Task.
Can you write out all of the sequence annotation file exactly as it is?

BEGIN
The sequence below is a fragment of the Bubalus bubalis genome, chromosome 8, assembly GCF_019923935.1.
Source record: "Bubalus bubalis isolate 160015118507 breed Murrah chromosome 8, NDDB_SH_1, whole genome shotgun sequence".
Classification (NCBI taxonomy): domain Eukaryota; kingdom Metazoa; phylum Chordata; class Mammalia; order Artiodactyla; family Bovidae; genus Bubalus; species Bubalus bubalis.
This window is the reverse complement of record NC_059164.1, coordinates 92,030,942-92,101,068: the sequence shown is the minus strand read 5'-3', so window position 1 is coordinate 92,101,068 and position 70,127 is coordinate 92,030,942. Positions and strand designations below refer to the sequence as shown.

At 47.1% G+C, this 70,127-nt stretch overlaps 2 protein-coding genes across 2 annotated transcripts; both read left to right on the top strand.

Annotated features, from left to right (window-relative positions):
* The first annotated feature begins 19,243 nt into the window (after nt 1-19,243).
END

The sequence below is a fragment of the Bubalus bubalis genome, chromosome 8, assembly GCF_019923935.1.
Source record: "Bubalus bubalis isolate 160015118507 breed Murrah chromosome 8, NDDB_SH_1, whole genome shotgun sequence".
Classification (NCBI taxonomy): domain Eukaryota; kingdom Metazoa; phylum Chordata; class Mammalia; order Artiodactyla; family Bovidae; genus Bubalus; species Bubalus bubalis.
This window is the reverse complement of record NC_059164.1, coordinates 92,030,942-92,101,068: the sequence shown is the minus strand read 5'-3', so window position 1 is coordinate 92,101,068 and position 70,127 is coordinate 92,030,942. Positions and strand designations below refer to the sequence as shown.

At 47.1% G+C, this 70,127-nt stretch overlaps 2 protein-coding genes across 2 annotated transcripts; both read left to right on the top strand.

Annotated features, from left to right (window-relative positions):
* The first annotated feature begins 19,243 nt into the window (after nt 1-19,243).